We didn’t do much in Tegucigalpa, the capital of Honduras. It was mainly about being together with family. One day, though, we went to a beautiful village close to Tegus called Santa Lucia. We’d been there before, when I was a baby. My parents talked about how much it had changed. We also saw a church there. It was beautiful.
Another day, the whole family got together, and my great-grandfather was talking about his grandparents, his parents, and his childhood. About 75 years ago, my great-grandpa’s aunt’s dog was used to carry messages . Sometimes, the messenger dogs would travel very long distances. But there was something very special about that dog. The family would crank on the music, and that dog – and only that dog – would dance like a human. Also, the aunt could talk to lots of animals, even snakes. It is very funny to imagine.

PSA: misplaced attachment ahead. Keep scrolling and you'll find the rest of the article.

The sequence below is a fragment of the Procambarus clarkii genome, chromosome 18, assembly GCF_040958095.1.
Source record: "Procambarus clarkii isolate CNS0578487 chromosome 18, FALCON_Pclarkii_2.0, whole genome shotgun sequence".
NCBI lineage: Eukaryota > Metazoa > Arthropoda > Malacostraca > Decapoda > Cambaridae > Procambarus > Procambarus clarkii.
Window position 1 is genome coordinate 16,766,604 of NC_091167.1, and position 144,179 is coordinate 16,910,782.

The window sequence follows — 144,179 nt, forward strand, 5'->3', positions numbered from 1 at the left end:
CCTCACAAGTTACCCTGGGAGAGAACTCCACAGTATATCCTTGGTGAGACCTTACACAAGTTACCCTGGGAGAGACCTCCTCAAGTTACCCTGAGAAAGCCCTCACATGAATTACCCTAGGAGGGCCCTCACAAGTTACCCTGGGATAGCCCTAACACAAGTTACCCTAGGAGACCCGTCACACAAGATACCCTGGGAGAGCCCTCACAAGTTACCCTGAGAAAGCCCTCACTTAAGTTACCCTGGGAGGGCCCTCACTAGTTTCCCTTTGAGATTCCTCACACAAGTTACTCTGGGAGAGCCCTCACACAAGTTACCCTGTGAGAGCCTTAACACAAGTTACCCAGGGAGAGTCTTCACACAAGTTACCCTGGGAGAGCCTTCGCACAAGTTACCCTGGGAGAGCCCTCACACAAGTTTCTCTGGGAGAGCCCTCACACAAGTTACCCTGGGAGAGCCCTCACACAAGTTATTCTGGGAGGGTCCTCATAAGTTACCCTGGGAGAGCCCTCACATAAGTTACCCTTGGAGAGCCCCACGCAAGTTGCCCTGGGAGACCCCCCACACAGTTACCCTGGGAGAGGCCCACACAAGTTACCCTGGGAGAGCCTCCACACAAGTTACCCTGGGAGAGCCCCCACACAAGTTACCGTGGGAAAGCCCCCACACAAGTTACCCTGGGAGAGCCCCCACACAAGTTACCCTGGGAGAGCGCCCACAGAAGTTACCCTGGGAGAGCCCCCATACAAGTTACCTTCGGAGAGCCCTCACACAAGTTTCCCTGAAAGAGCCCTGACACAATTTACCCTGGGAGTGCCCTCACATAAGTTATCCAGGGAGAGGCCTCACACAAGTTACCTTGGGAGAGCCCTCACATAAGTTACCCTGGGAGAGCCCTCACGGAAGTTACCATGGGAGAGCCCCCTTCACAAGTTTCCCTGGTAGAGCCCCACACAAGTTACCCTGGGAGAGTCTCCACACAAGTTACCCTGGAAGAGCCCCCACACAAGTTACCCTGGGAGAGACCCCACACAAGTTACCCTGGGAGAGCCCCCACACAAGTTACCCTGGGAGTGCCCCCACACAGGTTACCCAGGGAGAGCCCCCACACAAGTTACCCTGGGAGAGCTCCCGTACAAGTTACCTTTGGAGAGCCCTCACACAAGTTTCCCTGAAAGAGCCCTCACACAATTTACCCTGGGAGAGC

On almost our last day in Tegucigalpa, we saw an art museum. It wasn’t just an art museum, because it also contained a fascinating history of the country. Like all other Latin American countries in the Cold War, it had a terrible dictatorship supported by the U.S, just because it wasn’t Communist. Also, there was a horrible display to educate the public of a local problem that was simply terrible: the killing of women for simply being women. It was a series of sculptures of women that had hands instead of heads. Basically, they had no voice. Each woman had a sign in Sign Language on the hand on their neck. There were lots of paintings, too my favorite painting was a replica of graffiti. It looked like something I would have drawn. It was an animation of a DJ in a spacesuit. Nothing cooler than a DJ astronaut!